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 Dairy Farming at Pitt Farm

First of all a reminder that Pitt Farm is a working dairy farm.  There are tractors and machinery moving at all times and it is not always easy for the operator to see people standing around so please do not enter the farmyard unless accompanied by a member of staff.  It is generally very quiet at night but there are vehicles such as the Milk Tanker which can come very late some nights.  So you might hear that driving through.

We have about 130 cows at present so by some standards we are actually quite a small operation but we do produce about 1.3 million litres of milk per year or about 3,500 litres a day.   We have two milking robots which were installed in 2012 and as we will describe below it has made a huge difference to how we and the cows operate.  Prior to that we would start work at about 6am and get the cows in for milking, they would gather in a yard and queue up to enter the milking parlour where there would be 8 cows on each side and the dairy person would wash the udders and attach the teat cups and the cows would be fed some feed suplement whilst being milked and the teat cups would come off when the milk stopped flowing.   This process took about 3 hours including washing down and was repeated later in the day at about 5pm.   During the day there would be numerous jobs to carry out on the farm including bringing in Silage for the cows to eat see below.   The work involves long hours and is 365 days a year including Chistmas, one of the problems is finding staff who are reliable and take care of our cows reliably and sensitively as we do know them all and they do have personalities.  So in 2012 the decision was made to invest in two milking robots.  This has transformed the operation of the farm in a number of ways and the only redundancy was Barney the sheep dog who took early retirement and can sometimes be seen wandering around the farm.

So the farm was reorganised and the machines installed.  The first problem was to get the cows to understand how to use them and this took a few weeks but once a few got the hang of it the others followed.  Basically the cows now live in a large shed with individual cubicles as in the picture but they can also go outside  They lie on rubber mats with straw or sand or sawdust to keep them clean.   When the cow wants to be milked she goes to her preferred robot and quietly waits in an orderly queue (they are identical robots but they each seem to prefer one particular machine even if the other is free).  During milking the cow is recognised by a pendant around her neck and given a specific amount of feed supplement, she is weighed and the milk quality tested and quantity recorded.   A computer keeps a record of everything that goes on with each cow and can flag up any health issues.   We also have a system called "Graze Gate" where if the cows want to go outside (and in winter they often prefer to stay in) then the computer allows them to go to specific fields.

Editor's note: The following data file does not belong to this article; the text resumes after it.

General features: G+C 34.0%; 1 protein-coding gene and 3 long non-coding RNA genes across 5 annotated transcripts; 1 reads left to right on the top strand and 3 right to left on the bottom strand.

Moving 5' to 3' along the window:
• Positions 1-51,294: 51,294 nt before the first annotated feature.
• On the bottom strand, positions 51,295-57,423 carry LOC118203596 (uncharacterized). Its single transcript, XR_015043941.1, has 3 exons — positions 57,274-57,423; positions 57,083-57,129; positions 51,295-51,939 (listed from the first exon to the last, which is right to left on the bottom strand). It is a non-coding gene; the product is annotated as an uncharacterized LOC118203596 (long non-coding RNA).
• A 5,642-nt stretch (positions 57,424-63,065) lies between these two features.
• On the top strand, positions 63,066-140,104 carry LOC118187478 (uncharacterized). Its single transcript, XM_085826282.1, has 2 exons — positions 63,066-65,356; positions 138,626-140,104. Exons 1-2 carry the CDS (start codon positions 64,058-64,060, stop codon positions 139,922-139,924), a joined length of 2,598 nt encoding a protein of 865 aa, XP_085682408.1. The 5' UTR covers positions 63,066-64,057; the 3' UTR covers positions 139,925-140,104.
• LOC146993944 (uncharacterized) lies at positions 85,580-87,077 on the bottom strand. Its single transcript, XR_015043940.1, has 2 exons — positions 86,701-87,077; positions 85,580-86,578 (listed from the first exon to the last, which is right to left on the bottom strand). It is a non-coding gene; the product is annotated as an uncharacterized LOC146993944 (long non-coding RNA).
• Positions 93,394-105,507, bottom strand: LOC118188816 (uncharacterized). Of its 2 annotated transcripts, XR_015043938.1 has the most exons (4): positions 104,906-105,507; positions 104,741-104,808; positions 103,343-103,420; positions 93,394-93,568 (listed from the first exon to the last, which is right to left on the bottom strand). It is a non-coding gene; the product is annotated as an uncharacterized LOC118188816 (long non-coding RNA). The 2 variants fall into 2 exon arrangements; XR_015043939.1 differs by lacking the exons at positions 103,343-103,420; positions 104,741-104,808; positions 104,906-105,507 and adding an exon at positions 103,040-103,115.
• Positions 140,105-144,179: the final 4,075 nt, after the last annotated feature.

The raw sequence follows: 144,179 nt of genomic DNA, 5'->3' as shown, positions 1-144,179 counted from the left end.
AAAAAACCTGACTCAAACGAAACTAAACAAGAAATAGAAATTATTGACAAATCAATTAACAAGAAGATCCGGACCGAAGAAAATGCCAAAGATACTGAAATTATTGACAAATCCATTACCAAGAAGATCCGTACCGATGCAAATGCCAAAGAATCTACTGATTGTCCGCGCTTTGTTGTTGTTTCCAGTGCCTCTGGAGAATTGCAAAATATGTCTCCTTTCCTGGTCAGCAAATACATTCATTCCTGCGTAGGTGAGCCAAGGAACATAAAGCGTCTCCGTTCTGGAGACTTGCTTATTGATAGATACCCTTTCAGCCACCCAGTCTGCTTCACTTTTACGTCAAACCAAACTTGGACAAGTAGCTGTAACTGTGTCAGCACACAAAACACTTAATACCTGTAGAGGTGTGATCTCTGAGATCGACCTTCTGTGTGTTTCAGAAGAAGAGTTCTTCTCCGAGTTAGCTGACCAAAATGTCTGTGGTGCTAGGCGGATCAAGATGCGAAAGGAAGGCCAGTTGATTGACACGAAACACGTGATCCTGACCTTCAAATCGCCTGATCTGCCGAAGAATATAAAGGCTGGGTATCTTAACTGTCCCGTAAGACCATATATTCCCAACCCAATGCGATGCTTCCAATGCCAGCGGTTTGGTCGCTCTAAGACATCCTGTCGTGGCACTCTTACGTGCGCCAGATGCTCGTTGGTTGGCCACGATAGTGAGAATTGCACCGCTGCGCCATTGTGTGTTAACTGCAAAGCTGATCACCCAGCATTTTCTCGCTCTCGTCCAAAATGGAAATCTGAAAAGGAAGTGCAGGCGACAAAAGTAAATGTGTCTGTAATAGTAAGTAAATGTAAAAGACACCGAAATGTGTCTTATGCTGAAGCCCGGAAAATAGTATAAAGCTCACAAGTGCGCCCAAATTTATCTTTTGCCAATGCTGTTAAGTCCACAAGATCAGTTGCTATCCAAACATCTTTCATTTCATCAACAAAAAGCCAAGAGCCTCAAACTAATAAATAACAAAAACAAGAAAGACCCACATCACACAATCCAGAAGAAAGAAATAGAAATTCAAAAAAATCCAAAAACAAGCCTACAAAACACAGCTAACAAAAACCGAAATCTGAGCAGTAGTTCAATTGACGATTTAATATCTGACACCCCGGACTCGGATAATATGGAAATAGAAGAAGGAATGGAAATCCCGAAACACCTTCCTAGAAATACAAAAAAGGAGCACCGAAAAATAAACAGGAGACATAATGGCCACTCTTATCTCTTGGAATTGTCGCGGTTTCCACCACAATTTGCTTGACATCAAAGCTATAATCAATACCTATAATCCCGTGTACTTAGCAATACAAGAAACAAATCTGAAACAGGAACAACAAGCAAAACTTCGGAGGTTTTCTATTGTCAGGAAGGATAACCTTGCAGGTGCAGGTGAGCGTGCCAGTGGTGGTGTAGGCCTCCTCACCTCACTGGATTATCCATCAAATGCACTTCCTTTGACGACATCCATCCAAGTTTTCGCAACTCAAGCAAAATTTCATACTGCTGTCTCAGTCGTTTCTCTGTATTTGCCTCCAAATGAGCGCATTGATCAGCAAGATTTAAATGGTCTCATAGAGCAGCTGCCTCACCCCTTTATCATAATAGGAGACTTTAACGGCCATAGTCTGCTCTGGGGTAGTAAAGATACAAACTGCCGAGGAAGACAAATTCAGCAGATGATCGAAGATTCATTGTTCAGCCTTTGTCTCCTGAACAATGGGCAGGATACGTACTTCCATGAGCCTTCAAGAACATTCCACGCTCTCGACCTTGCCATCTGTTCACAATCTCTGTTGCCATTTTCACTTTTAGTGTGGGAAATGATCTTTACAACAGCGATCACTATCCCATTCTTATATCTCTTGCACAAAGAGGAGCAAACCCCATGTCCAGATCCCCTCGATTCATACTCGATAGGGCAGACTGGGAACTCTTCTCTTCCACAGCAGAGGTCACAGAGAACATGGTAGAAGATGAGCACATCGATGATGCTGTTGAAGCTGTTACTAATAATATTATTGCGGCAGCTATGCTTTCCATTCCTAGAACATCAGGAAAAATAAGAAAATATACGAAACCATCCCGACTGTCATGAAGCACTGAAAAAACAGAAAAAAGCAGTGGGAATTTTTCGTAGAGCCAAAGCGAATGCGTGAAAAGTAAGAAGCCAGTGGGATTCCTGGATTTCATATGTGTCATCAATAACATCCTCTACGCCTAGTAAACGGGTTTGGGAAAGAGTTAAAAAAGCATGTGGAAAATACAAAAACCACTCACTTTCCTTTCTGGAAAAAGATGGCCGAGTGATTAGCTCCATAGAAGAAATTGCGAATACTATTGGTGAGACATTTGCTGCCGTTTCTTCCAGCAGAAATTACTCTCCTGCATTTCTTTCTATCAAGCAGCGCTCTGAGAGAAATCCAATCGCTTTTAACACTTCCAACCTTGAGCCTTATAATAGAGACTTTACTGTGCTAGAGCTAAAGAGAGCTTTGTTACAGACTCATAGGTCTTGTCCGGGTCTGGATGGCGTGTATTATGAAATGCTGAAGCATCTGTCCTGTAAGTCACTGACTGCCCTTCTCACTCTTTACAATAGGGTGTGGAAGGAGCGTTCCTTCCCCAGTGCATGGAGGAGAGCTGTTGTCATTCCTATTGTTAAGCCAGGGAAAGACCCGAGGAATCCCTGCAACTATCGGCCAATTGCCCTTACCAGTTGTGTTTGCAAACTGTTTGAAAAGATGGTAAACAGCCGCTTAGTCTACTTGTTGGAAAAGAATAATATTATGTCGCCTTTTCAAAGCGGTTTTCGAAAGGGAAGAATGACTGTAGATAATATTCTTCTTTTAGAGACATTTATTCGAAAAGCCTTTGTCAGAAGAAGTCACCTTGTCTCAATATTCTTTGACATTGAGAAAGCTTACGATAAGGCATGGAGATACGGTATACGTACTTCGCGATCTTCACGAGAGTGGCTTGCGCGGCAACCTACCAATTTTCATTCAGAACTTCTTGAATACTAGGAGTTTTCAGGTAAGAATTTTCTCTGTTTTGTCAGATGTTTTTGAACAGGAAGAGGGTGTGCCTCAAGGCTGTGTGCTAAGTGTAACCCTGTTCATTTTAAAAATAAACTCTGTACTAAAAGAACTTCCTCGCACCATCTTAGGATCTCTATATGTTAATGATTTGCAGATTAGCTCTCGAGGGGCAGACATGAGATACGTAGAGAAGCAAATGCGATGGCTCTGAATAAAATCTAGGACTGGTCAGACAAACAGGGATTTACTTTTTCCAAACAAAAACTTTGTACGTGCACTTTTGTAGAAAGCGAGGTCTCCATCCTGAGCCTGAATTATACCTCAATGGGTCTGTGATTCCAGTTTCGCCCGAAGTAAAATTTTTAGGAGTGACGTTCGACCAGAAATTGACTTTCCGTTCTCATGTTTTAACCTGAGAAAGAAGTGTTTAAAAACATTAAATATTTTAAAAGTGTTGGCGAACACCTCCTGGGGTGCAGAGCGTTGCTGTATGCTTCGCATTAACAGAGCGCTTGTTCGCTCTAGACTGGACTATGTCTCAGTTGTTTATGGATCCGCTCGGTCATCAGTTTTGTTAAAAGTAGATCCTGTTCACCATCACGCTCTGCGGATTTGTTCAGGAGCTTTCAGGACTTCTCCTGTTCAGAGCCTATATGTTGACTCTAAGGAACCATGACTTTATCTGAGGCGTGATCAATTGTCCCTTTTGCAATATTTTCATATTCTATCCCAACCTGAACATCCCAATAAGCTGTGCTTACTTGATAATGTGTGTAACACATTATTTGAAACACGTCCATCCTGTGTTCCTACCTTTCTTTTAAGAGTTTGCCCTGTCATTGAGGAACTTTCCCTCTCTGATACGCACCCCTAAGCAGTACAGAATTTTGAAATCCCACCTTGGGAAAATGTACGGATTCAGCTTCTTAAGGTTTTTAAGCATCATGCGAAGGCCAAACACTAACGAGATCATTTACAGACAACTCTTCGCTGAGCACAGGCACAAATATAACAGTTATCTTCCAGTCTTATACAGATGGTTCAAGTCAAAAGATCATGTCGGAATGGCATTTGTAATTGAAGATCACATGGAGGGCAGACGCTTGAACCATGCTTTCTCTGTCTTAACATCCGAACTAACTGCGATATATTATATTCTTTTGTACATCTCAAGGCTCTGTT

Click here to see a YouTube video of milking robots 

The result of all of this is that the cows are no longer herded in for milking and are much more relaxed and this shows up in a number of ways such as they manage their own milking and the average is about 2.7 times a day rather than the twice a day previously.   They are also much more friendly and don't tend to back away when you approach, vet bills have fallen and the cows seem to be living longer .   Oh and one final point, Michael still wakes up at 5:30 am but now has a cup of tea and looks at his laptop every morning for an overnight report rather than getting the cows in.   He is still busy but doing things which affect animal welfare, after all if the cows are happy then he is happy!

Note about Calves

With a herd this size calves are being born every few days and you may sometimes see a cow in a field with her newly born calf.  Cows are very protective of their young so you must never approach at this time (especially with a dog).  


Making Silage is a way of storing grass for use in the winter.  Although during the summer the cows can eat outside it is necessary to grow grass for use in the winter time.  The grass is cut with a mower and bailed up and/or put into a large area called a silage pit then squashed and rolled with a tractor and finally covered with a black plastic sheet which is weighed down with old tyres.  In this anerobic (no air) situation the cellulose in the grass breaks down to various sugars and the grass is effectively"pickled" and preserved for use when the grass growth slows and in the winter.  Sileage cutting starts usually in May and there will be three or four cuts during the season. 

Cows gaming the system

Since cows are given a food suplement when they are milked some will come back time and time again but the system recognises when they were last milked and sends them on their way.